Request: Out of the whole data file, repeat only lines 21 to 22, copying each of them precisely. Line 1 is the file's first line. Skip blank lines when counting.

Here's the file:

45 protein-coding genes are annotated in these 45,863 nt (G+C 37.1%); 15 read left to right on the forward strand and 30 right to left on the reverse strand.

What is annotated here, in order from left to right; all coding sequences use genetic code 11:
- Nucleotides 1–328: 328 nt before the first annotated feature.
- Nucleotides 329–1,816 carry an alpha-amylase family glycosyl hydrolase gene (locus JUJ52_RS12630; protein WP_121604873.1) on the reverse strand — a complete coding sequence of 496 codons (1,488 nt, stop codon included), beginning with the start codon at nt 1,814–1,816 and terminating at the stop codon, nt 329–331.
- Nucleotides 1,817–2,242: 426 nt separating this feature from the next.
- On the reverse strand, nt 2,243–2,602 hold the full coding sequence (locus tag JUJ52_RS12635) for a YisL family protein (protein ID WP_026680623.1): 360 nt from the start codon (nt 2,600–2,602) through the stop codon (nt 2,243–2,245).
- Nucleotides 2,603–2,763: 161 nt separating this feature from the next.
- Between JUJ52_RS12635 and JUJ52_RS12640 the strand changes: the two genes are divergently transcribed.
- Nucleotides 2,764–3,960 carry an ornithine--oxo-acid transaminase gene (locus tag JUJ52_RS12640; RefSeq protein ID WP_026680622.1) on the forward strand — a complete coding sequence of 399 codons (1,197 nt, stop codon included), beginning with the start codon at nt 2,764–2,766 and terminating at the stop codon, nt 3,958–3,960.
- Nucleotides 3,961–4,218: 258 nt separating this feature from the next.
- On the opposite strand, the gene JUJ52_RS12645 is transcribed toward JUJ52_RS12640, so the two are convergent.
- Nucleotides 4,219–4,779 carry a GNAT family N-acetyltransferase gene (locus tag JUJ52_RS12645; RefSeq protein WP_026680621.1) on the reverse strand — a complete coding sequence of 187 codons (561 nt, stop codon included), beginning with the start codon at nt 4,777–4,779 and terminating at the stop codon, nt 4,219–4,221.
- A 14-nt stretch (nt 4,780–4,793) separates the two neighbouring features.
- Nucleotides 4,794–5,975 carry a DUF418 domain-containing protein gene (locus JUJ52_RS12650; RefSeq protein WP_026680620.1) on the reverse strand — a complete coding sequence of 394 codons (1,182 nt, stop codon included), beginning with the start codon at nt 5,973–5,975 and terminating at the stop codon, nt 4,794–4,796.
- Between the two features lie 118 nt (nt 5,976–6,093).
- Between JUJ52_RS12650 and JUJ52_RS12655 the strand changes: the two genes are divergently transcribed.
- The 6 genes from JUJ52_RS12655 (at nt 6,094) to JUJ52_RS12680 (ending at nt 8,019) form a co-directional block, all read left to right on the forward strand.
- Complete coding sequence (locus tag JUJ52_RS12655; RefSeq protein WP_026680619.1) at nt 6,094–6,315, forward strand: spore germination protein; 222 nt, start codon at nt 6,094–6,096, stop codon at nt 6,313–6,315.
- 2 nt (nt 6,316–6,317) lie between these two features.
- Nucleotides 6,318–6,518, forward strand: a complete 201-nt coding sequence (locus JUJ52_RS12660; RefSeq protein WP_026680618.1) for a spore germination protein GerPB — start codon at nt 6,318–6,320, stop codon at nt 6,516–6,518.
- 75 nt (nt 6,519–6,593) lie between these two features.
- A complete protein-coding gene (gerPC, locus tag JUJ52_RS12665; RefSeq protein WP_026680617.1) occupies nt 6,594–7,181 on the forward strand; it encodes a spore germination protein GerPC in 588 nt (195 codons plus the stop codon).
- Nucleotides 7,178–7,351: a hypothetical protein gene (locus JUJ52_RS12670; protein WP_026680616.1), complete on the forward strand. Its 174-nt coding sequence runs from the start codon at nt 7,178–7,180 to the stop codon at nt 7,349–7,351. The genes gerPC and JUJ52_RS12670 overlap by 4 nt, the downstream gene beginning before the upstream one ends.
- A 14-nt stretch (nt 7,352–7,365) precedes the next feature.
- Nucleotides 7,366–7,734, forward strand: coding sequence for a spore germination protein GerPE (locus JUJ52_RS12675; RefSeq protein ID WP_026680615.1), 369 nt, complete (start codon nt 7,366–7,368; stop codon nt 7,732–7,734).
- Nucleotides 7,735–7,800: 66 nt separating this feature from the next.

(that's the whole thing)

- 75 nt (nt 6,519–6,593) lie between these two features.
- A complete protein-coding gene (gerPC, locus tag JUJ52_RS12665; RefSeq protein WP_026680617.1) occupies nt 6,594–7,181 on the forward strand; it encodes a spore germination protein GerPC in 588 nt (195 codons plus the stop codon).